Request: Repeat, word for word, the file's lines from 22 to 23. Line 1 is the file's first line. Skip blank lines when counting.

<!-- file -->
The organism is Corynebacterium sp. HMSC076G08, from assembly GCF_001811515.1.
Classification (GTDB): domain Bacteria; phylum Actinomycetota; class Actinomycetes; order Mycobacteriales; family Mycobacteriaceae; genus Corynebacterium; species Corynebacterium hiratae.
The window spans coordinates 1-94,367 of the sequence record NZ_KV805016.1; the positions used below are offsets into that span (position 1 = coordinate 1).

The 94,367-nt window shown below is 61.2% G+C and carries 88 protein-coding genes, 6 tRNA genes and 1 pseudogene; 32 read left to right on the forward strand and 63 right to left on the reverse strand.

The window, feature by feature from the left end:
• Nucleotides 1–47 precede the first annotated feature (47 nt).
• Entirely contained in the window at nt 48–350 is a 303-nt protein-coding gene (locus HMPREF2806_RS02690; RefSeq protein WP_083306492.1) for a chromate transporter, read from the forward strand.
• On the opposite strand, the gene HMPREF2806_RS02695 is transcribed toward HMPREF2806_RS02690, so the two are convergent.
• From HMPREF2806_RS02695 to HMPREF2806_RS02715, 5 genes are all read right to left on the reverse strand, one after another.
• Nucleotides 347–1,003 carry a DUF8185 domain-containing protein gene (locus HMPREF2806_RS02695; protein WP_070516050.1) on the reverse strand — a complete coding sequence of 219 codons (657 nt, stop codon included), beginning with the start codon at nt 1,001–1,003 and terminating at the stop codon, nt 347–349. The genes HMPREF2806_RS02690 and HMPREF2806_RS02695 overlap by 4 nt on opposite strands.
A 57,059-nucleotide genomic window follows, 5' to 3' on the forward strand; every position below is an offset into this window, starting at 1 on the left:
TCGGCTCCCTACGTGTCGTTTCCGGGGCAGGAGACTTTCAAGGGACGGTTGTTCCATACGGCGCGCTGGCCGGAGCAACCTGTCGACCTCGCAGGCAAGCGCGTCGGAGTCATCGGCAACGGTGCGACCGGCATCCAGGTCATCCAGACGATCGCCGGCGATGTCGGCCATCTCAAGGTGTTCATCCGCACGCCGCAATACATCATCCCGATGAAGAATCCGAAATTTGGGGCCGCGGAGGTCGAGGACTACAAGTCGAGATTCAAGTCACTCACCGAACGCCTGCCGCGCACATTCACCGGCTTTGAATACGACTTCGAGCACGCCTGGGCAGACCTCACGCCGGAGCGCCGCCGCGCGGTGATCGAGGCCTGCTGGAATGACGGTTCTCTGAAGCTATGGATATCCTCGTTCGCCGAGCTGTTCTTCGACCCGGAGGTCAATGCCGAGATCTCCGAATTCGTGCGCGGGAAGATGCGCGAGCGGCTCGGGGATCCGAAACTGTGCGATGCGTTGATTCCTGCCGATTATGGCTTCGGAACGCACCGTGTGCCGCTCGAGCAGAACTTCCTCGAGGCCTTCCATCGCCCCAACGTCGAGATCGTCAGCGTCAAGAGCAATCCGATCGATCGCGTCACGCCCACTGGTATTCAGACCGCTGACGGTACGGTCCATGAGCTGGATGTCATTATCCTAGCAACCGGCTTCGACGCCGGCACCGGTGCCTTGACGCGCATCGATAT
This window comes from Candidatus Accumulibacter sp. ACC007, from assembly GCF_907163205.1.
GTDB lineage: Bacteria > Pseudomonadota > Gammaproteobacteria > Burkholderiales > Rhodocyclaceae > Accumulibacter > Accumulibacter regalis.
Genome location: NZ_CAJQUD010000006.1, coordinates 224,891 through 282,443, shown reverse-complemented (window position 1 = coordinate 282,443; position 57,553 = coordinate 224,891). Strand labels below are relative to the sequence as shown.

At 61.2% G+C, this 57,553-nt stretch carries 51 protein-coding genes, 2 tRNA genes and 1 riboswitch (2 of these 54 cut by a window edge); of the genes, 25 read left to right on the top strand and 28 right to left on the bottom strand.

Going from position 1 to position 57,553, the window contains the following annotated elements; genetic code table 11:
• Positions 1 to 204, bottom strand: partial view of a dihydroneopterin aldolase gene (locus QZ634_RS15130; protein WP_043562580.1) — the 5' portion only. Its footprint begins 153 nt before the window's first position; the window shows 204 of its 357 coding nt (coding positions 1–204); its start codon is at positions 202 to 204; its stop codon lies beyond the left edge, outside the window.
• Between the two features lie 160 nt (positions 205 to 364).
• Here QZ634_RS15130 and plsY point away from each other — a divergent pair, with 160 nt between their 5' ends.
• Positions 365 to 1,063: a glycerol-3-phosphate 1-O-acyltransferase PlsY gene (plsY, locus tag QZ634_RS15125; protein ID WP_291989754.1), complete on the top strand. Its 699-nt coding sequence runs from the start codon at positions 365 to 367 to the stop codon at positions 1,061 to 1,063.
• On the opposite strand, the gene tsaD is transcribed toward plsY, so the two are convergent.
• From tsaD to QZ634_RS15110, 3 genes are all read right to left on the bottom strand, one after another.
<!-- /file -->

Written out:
• On the opposite strand, the gene tsaD is transcribed toward plsY, so the two are convergent.
• From tsaD to QZ634_RS15110, 3 genes are all read right to left on the bottom strand, one after another.